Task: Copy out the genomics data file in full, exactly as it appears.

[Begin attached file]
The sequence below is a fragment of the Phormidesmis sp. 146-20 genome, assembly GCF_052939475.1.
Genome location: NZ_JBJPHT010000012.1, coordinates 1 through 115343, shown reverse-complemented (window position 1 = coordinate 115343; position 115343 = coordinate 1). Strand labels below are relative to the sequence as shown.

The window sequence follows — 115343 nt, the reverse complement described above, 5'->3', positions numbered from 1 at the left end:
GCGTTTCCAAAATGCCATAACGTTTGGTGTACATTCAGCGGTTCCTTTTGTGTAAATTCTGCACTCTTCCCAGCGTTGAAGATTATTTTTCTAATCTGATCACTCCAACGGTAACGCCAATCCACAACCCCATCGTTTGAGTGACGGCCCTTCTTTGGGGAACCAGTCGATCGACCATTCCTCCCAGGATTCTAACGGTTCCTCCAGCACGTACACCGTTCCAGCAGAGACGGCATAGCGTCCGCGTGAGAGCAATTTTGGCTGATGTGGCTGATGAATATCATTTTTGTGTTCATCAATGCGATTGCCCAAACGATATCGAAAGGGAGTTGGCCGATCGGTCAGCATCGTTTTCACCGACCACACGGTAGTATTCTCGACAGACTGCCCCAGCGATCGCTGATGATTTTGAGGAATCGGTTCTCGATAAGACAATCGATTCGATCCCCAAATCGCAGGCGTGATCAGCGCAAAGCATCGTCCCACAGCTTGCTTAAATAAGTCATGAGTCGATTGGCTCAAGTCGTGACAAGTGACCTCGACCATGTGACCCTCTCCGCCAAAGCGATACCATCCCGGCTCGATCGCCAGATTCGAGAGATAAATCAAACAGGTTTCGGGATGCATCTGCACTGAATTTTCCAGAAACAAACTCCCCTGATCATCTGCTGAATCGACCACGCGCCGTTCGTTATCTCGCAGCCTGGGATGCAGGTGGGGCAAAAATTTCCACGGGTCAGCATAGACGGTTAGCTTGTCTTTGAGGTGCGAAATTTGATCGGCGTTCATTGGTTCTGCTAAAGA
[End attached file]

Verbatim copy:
The sequence below is a fragment of the Phormidesmis sp. 146-20 genome, assembly GCF_052939475.1.
Genome location: NZ_JBJPHT010000012.1, coordinates 1 through 115343, shown reverse-complemented (window position 1 = coordinate 115343; position 115343 = coordinate 1). Strand labels below are relative to the sequence as shown.

The window sequence follows — 115343 nt, the reverse complement described above, 5'->3', positions numbered from 1 at the left end:
GCGTTTCCAAAATGCCATAACGTTTGGTGTACATTCAGCGGTTCCTTTTGTGTAAATTCTGCACTCTTCCCAGCGTTGAAGATTATTTTTCTAATCTGATCACTCCAACGGTAACGCCAATCCACAACCCCATCGTTTGAGTGACGGCCCTTCTTTGGGGAACCAGTCGATCGACCATTCCTCCCAGGATTCTAACGGTTCCTCCAGCACGTACACCGTTCCAGCAGAGACGGCATAGCGTCCGCGTGAGAGCAATTTTGGCTGATGTGGCTGATGAATATCATTTTTGTGTTCATCAATGCGATTGCCCAAACGATATCGAAAGGGAGTTGGCCGATCGGTCAGCATCGTTTTCACCGACCACACGGTAGTATTCTCGACAGACTGCCCCAGCGATCGCTGATGATTTTGAGGAATCGGTTCTCGATAAGACAATCGATTCGATCCCCAAATCGCAGGCGTGATCAGCGCAAAGCATCGTCCCACAGCTTGCTTAAATAAGTCATGAGTCGATTGGCTCAAGTCGTGACAAGTGACCTCGACCATGTGACCCTCTCCGCCAAAGCGATACCATCCCGGCTCGATCGCCAGATTCGAGAGATAAATCAAACAGGTTTCGGGATGCATCTGCACTGAATTTTCCAGAAACAAACTCCCCTGATCATCTGCTGAATCGACCACGCGCCGTTCGTTATCTCGCAGCCTGGGATGCAGGTGGGGCAAAAATTTCCACGGGTCAGCATAGACGGTTAGCTTGTCTTTGAGGTGCGAAATTTGATCGGCGTTCATTGGTTCTGCTAAAGA